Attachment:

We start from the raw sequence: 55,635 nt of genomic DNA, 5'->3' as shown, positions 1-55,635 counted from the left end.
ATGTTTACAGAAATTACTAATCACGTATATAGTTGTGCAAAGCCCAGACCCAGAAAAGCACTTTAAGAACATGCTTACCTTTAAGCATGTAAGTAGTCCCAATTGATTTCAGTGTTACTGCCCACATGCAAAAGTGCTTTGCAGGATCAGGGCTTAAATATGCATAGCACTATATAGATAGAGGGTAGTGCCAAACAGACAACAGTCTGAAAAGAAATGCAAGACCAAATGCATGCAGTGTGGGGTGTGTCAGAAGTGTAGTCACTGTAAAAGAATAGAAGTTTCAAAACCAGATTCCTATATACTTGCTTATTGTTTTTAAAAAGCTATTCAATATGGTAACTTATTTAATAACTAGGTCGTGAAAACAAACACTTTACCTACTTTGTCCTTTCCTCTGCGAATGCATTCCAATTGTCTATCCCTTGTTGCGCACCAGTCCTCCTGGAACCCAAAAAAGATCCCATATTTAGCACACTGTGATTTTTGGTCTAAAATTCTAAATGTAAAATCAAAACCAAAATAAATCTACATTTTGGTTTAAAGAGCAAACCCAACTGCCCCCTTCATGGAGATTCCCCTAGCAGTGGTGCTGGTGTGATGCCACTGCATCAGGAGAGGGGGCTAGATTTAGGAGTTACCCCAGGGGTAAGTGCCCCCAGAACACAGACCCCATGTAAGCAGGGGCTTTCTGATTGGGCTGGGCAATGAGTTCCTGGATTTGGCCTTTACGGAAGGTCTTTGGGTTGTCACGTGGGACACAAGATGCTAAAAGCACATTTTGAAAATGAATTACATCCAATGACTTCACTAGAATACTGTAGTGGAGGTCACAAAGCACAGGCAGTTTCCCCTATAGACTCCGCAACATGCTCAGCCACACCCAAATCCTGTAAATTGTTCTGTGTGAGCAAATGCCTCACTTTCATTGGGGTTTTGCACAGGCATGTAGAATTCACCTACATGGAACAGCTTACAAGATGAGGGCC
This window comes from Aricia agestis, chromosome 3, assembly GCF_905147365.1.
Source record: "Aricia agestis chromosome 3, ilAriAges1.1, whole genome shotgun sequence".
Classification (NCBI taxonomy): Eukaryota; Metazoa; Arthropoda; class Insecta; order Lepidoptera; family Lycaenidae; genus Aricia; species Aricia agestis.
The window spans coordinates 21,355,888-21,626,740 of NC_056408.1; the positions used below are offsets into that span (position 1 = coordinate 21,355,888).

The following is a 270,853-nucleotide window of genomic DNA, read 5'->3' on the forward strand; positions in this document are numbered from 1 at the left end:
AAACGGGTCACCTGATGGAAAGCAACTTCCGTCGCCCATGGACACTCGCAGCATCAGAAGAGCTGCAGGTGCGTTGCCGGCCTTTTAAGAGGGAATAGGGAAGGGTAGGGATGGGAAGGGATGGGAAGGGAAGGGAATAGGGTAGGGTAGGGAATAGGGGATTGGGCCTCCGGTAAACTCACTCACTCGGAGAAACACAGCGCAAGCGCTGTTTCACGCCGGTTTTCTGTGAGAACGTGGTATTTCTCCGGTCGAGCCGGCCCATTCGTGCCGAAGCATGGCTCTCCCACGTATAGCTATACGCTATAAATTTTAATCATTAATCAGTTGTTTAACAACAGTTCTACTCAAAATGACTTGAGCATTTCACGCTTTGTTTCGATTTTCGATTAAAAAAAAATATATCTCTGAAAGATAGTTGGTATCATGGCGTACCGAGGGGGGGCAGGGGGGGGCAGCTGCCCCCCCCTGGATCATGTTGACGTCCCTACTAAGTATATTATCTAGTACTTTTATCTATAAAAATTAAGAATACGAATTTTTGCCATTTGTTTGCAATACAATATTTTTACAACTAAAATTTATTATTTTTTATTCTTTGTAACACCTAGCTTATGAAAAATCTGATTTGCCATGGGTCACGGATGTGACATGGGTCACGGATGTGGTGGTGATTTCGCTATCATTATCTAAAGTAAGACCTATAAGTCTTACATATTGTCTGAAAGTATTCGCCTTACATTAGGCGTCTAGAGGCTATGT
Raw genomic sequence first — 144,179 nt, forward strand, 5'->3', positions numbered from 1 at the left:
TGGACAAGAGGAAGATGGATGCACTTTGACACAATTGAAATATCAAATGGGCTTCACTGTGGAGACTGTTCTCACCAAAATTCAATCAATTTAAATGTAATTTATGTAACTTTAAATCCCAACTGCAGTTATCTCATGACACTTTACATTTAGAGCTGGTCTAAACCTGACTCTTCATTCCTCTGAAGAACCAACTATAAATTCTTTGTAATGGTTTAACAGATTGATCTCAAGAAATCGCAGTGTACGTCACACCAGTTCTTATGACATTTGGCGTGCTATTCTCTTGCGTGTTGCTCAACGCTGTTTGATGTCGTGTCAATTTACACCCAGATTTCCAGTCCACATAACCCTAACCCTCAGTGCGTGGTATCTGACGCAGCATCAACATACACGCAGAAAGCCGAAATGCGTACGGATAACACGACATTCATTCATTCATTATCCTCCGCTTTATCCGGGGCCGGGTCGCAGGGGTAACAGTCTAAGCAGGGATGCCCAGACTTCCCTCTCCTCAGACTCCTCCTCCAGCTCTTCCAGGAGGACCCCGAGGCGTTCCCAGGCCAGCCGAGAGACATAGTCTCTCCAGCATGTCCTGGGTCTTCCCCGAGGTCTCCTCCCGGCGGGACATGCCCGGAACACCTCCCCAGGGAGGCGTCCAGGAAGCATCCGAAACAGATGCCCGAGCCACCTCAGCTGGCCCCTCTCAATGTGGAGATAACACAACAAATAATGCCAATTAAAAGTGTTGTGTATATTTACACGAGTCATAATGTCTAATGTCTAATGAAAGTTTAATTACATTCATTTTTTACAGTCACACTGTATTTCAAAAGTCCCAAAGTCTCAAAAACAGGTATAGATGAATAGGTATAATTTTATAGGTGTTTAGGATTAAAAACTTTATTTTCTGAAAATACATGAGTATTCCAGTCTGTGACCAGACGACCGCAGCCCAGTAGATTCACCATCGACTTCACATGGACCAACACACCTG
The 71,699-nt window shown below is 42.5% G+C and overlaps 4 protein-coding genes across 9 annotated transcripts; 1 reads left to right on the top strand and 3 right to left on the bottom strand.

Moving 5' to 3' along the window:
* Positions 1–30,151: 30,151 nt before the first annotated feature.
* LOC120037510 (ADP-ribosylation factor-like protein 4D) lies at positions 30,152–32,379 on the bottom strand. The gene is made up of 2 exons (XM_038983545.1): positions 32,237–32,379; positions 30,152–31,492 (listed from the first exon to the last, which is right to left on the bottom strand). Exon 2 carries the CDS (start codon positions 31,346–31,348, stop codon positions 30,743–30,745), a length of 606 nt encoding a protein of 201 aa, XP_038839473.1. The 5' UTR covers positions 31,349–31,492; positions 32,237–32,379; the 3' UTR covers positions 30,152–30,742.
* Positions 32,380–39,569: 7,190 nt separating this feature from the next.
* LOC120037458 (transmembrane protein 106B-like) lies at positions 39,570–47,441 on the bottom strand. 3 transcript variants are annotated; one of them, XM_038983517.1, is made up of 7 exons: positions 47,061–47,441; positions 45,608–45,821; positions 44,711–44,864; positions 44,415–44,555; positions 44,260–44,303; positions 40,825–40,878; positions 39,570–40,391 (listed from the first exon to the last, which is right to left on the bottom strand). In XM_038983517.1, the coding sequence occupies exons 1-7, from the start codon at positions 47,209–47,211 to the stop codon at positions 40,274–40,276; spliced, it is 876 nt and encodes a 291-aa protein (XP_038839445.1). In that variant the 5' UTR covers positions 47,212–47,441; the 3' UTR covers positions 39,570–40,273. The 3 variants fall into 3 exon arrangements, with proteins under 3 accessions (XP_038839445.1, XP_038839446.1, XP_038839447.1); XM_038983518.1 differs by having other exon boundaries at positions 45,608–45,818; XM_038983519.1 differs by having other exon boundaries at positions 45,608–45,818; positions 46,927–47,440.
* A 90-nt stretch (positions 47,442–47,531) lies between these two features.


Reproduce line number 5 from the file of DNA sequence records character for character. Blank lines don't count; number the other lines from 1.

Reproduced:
Classification (NCBI taxonomy): Eukaryota; Metazoa; Arthropoda; class Insecta; order Lepidoptera; family Lycaenidae; genus Aricia; species Aricia agestis.